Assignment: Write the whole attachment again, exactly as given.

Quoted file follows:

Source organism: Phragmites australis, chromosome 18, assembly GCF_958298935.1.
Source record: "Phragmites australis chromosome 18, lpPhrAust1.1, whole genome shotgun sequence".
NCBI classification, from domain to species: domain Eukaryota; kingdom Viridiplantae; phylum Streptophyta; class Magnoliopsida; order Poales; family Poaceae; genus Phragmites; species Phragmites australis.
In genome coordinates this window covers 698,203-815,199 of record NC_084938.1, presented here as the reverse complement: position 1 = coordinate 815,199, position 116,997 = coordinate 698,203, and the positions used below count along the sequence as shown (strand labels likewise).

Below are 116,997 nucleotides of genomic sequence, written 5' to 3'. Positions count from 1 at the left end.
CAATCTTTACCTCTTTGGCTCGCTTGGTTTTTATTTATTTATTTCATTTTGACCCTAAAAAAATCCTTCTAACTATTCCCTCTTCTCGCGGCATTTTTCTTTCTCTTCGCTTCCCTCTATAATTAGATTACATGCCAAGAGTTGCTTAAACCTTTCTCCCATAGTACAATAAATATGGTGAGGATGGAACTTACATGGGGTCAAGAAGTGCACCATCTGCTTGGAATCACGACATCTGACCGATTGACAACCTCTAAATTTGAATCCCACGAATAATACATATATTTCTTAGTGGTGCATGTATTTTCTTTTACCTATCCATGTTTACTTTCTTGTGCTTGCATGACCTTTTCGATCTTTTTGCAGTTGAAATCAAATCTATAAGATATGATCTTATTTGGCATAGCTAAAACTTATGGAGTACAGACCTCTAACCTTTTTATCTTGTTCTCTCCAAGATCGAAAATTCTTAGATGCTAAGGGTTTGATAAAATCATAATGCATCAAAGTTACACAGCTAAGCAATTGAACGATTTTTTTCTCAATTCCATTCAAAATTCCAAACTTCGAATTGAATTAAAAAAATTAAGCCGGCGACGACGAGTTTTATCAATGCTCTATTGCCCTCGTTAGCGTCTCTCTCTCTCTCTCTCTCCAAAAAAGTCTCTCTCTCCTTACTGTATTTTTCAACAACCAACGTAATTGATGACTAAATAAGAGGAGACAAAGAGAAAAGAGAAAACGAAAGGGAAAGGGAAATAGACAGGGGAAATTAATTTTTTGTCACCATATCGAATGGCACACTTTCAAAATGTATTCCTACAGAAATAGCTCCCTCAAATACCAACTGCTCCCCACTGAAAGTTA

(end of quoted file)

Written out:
Source organism: Phragmites australis, chromosome 18, assembly GCF_958298935.1.
Source record: "Phragmites australis chromosome 18, lpPhrAust1.1, whole genome shotgun sequence".
NCBI classification, from domain to species: domain Eukaryota; kingdom Viridiplantae; phylum Streptophyta; class Magnoliopsida; order Poales; family Poaceae; genus Phragmites; species Phragmites australis.
In genome coordinates this window covers 698,203-815,199 of record NC_084938.1, presented here as the reverse complement: position 1 = coordinate 815,199, position 116,997 = coordinate 698,203, and the positions used below count along the sequence as shown (strand labels likewise).

Below are 116,997 nucleotides of genomic sequence, written 5' to 3'. Positions count from 1 at the left end.
CAATCTTTACCTCTTTGGCTCGCTTGGTTTTTATTTATTTATTTCATTTTGACCCTAAAAAAATCCTTCTAACTATTCCCTCTTCTCGCGGCATTTTTCTTTCTCTTCGCTTCCCTCTATAATTAGATTACATGCCAAGAGTTGCTTAAACCTTTCTCCCATAGTACAATAAATATGGTGAGGATGGAACTTACATGGGGTCAAGAAGTGCACCATCTGCTTGGAATCACGACATCTGACCGATTGACAACCTCTAAATTTGAATCCCACGAATAATACATATATTTCTTAGTGGTGCATGTATTTTCTTTTACCTATCCATGTTTACTTTCTTGTGCTTGCATGACCTTTTCGATCTTTTTGCAGTTGAAATCAAATCTATAAGATATGATCTTATTTGGCATAGCTAAAACTTATGGAGTACAGACCTCTAACCTTTTTATCTTGTTCTCTCCAAGATCGAAAATTCTTAGATGCTAAGGGTTTGATAAAATCATAATGCATCAAAGTTACACAGCTAAGCAATTGAACGATTTTTTTCTCAATTCCATTCAAAATTCCAAACTTCGAATTGAATTAAAAAAATTAAGCCGGCGACGACGAGTTTTATCAATGCTCTATTGCCCTCGTTAGCGTCTCTCTCTCTCTCTCTCTCCAAAAAAGTCTCTCTCTCCTTACTGTATTTTTCAACAACCAACGTAATTGATGACTAAATAAGAGGAGACAAAGAGAAAAGAGAAAACGAAAGGGAAAGGGAAATAGACAGGGGAAATTAATTTTTTGTCACCATATCGAATGGCACACTTTCAAAATGTATTCCTACAGAAATAGCTCCCTCAAATACCAACTGCTCCCCACTGAAAGTTA